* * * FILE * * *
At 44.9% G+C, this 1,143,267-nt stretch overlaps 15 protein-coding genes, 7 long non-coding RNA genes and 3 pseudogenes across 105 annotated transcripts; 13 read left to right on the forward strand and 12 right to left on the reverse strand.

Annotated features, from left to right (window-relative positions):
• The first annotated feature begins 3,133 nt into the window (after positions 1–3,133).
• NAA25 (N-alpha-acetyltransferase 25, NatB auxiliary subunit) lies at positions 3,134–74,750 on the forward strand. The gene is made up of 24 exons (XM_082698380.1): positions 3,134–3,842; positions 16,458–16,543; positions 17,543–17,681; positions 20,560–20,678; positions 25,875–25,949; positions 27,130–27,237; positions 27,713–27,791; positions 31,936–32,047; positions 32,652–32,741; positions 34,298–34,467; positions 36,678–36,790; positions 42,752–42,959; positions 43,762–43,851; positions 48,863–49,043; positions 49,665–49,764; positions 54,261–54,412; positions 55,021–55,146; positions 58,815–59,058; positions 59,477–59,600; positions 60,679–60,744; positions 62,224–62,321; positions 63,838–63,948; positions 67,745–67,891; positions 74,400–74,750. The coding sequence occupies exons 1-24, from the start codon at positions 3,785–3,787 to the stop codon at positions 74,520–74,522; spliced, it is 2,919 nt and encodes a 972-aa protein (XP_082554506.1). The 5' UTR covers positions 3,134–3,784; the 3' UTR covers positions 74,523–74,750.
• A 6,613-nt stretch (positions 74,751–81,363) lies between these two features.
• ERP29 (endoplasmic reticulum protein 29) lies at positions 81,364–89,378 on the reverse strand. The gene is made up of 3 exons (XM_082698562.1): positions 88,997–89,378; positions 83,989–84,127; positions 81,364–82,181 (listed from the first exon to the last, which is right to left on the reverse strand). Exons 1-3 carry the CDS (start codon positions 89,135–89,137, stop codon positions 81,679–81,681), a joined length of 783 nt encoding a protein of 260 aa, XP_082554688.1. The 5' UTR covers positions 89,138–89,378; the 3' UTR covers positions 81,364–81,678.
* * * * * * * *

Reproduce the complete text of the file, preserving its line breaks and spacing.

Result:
At 44.9% G+C, this 1,143,267-nt stretch overlaps 15 protein-coding genes, 7 long non-coding RNA genes and 3 pseudogenes across 105 annotated transcripts; 13 read left to right on the forward strand and 12 right to left on the reverse strand.

Annotated features, from left to right (window-relative positions):
• The first annotated feature begins 3,133 nt into the window (after positions 1–3,133).
• NAA25 (N-alpha-acetyltransferase 25, NatB auxiliary subunit) lies at positions 3,134–74,750 on the forward strand. The gene is made up of 24 exons (XM_082698380.1): positions 3,134–3,842; positions 16,458–16,543; positions 17,543–17,681; positions 20,560–20,678; positions 25,875–25,949; positions 27,130–27,237; positions 27,713–27,791; positions 31,936–32,047; positions 32,652–32,741; positions 34,298–34,467; positions 36,678–36,790; positions 42,752–42,959; positions 43,762–43,851; positions 48,863–49,043; positions 49,665–49,764; positions 54,261–54,412; positions 55,021–55,146; positions 58,815–59,058; positions 59,477–59,600; positions 60,679–60,744; positions 62,224–62,321; positions 63,838–63,948; positions 67,745–67,891; positions 74,400–74,750. The coding sequence occupies exons 1-24, from the start codon at positions 3,785–3,787 to the stop codon at positions 74,520–74,522; spliced, it is 2,919 nt and encodes a 972-aa protein (XP_082554506.1). The 5' UTR covers positions 3,134–3,784; the 3' UTR covers positions 74,523–74,750.
• A 6,613-nt stretch (positions 74,751–81,363) lies between these two features.
• ERP29 (endoplasmic reticulum protein 29) lies at positions 81,364–89,378 on the reverse strand. The gene is made up of 3 exons (XM_082698562.1): positions 88,997–89,378; positions 83,989–84,127; positions 81,364–82,181 (listed from the first exon to the last, which is right to left on the reverse strand). Exons 1-3 carry the CDS (start codon positions 89,135–89,137, stop codon positions 81,679–81,681), a joined length of 783 nt encoding a protein of 260 aa, XP_082554688.1. The 5' UTR covers positions 89,138–89,378; the 3' UTR covers positions 81,364–81,678.